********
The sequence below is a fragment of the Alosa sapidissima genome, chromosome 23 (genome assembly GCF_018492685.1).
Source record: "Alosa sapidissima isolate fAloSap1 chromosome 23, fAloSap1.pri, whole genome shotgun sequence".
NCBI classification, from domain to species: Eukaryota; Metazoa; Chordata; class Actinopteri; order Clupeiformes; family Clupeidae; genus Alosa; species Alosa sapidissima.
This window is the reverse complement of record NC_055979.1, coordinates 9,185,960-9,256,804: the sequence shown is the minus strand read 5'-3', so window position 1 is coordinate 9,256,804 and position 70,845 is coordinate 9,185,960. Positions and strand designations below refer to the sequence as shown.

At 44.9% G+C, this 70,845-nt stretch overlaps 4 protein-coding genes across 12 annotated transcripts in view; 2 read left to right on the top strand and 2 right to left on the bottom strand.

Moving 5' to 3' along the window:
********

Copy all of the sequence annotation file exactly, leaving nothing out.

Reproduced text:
The sequence below is a fragment of the Alosa sapidissima genome, chromosome 23 (genome assembly GCF_018492685.1).
Source record: "Alosa sapidissima isolate fAloSap1 chromosome 23, fAloSap1.pri, whole genome shotgun sequence".
NCBI classification, from domain to species: Eukaryota; Metazoa; Chordata; class Actinopteri; order Clupeiformes; family Clupeidae; genus Alosa; species Alosa sapidissima.
This window is the reverse complement of record NC_055979.1, coordinates 9,185,960-9,256,804: the sequence shown is the minus strand read 5'-3', so window position 1 is coordinate 9,256,804 and position 70,845 is coordinate 9,185,960. Positions and strand designations below refer to the sequence as shown.

At 44.9% G+C, this 70,845-nt stretch overlaps 4 protein-coding genes across 12 annotated transcripts in view; 2 read left to right on the top strand and 2 right to left on the bottom strand.

Moving 5' to 3' along the window: